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I am trying to store an XMM register into a certain location such as address line 4534342.

Example:

What I have done?

I know that the xmm registers contain 128 bit values. So, my program has already produced allocated 16 bytes of memory. In addition, since the registers are aligned data, I have allocated 31 bytes and then found an aligned address within it. That should prevent any exceptions from being thrown.

What I am trying to do visually?

Mem Adr | Contents (binary)
4534342 | 0000 0000 0000 0000  ; I want to pass in address 4534342 and the
4534346 | 0000 0000 0000 0000  ; the program inline-assembly will store it 
4534348 | 0000 0000 0000 0000  ; its contents straight down to address 45-
4534350 | 0000 0000 0000 0000  ; 34350
4534352 | 0000 0000 0000 0000
4534354 | 0000 0000 0000 0000
4534356 | 0000 0000 0000 0000
4534358 | 0000 0000 0000 0000

Setup

cyg_uint8 *start_value;      //pointer to the first value of the allocated block                    
cyg_uint32 end_address;      //aligned address location value
cyg_uint32 *aligned_value;   //pointer to the value at the end_address
start_value = xmm_container; //get the pointer to the allocated block
end_address = (((unsigned int) start_value) + 0x0000001f) & 0xFFFFFFF8; //find aligned memory
aligned_value =  ((cyg_uint32*)end_address);  //create a pointer to get the first value of the block

Debug statements BEFORE assembly call to ensure function

printf("aligned_value: %d\n", (cyg_uint32) aligned_value); printf("*aligned_value: %d\n", *aligned_value);

Assembly Call

__asm__("movdqa %%xmm0, %0\n" : "=m"(*aligned_value)); //assembly call

Debug statements AFTER assembly call to ensure function

printf("aligned_value: %d\n", (cyg_uint32) aligned_value);
printf("*aligned_value: %d\n", *aligned_value);

The output from printf [FAILURE]

aligned_value: 1661836 //Looks good!

*aligned_value: 0 //Looks good!

aligned_value: -1 //Looks wrong :(

//then program gets stuck

Basically, am I doing this process correctly? Why do you think it is getting stuck?

Thank you for your time and effort.

share|improve this question

1 Answer 1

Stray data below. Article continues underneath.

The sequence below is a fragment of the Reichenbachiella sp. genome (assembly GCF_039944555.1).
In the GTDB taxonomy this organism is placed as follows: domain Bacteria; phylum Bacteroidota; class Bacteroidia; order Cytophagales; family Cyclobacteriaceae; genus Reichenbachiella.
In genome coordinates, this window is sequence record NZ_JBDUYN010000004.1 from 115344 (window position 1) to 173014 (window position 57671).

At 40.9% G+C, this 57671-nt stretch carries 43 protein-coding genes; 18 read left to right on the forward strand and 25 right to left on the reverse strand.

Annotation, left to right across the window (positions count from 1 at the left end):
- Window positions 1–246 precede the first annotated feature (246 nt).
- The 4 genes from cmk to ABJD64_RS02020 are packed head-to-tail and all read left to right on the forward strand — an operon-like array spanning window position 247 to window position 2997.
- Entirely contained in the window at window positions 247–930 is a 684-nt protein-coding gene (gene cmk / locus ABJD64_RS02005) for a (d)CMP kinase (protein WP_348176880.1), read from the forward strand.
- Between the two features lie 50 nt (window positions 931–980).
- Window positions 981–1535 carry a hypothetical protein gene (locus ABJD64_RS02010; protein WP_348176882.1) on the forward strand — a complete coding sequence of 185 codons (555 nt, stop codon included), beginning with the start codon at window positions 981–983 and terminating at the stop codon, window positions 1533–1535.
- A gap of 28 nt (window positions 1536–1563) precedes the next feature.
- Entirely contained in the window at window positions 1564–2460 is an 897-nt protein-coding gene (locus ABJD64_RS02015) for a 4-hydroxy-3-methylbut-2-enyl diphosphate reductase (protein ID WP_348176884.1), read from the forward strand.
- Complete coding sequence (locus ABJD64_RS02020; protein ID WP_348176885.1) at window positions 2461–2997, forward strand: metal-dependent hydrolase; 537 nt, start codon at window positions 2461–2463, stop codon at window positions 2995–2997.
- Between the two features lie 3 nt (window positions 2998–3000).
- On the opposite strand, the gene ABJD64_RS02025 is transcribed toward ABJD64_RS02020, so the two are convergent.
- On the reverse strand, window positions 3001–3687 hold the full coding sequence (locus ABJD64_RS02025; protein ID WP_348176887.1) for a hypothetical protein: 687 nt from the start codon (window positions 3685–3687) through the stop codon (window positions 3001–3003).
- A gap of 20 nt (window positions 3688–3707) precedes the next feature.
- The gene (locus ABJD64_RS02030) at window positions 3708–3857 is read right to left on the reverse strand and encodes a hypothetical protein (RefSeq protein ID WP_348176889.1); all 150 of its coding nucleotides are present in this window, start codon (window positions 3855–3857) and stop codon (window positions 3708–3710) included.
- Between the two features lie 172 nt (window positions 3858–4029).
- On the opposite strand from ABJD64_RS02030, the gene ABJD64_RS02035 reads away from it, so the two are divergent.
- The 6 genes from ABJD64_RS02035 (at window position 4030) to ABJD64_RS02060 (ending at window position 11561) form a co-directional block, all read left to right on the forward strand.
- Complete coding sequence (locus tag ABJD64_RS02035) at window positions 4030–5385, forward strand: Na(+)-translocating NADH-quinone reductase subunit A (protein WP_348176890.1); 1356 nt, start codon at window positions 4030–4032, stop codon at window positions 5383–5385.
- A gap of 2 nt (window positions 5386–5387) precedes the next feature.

up vote 4 down vote accepted

I don't think your alignment logic is correct if you want a 16-byte aligned address.

Just do the math, it's easy!:

(0 + 0x1f) & 0xFFFFFFF8 = 0x18 ; 0x18-0=0x18 unused bytes, 0x1F-0x18=7 bytes left
(1 + 0x1f) & 0xFFFFFFF8 = 0x20 ; 0x20-1=0x1F unused bytes, 0x1F-0x1F=0 bytes left
...
(8 + 0x1f) & 0xFFFFFFF8 = 0x20 ; 0x20-8=0x18 unused bytes, 0x1F-0x18=7 bytes left
(9 + 0x1f) & 0xFFFFFFF8 = 0x28 ; 0x28-9=0x1F unused bytes, 0x1F-0x1F=0 bytes left
...
(0xF + 0x1f) & 0xFFFFFFF8 = 0x28 ; 0x28-0xF=0x19 unused bytes, 0x1F-0x19=6 bytes left
(0x10 + 0x1f) & 0xFFFFFFF8 = 0x28 ; 0x28-0x10=0x18 unused bytes, 0x1F-0x18=7 bytes left
(0x11 + 0x1f) & 0xFFFFFFF8 = 0x30 ; 0x30-0x11=0x1F unused bytes, 0x1F-0x1F=0 bytes left
...
(0x18 + 0x1f) & 0xFFFFFFF8 = 0x30 ; 0x30-0x18=0x18 unused bytes, 0x1F-0x18=7 bytes left
(0x19 + 0x1f) & 0xFFFFFFF8 = 0x38 ; 0x38-0x19=0x1F unused bytes, 0x1F-0x1F=0 bytes left
...
(0x1F + 0x1f) & 0xFFFFFFF8 = 0x38 ; 0x38-0x1F=0x19 unused bytes, 0x1F-0x19=6 bytes left

First, to get all zeroes in the 4 least significant bits the mask should be 0xFFFFFFF0.

Next, your overflowing the 31-byte buffer if you calculate the aligned address in this way. Your math leaves you with 0 to 7 bytes of space, which isn't sufficient to store 16 bytes.

For correct 16-byte alignment you should write this:

end_address = (((unsigned int)start_value) + 0xF) & 0xFFFFFFF0;

share|improve this answer
    
I understand what you mean, but it is unfortunately still freezing with the same output of -1 :( –  bluejamesbond Jul 11 '12 at 21:26
    
I apologize, I am intern trying to learn this stuff and I haven't learned the stepping through tool yet, so that is why I am asking. just fyi –  bluejamesbond Jul 11 '12 at 21:29
3  
Then learn the tool. Today. –  Alexey Frunze Jul 11 '12 at 21:38
    
yea i guess I have no choice –  bluejamesbond Jul 11 '12 at 21:41
    
There's another problem here: __asm__("movdqa %%xmm0, $0\n" : "=m"(end_address));. This instruction will overwrite the contents of the variable end_address with what's in XMM0. Do you want that? How about something like "=m"(*end_address)? –  Alexey Frunze Jul 11 '12 at 21:49

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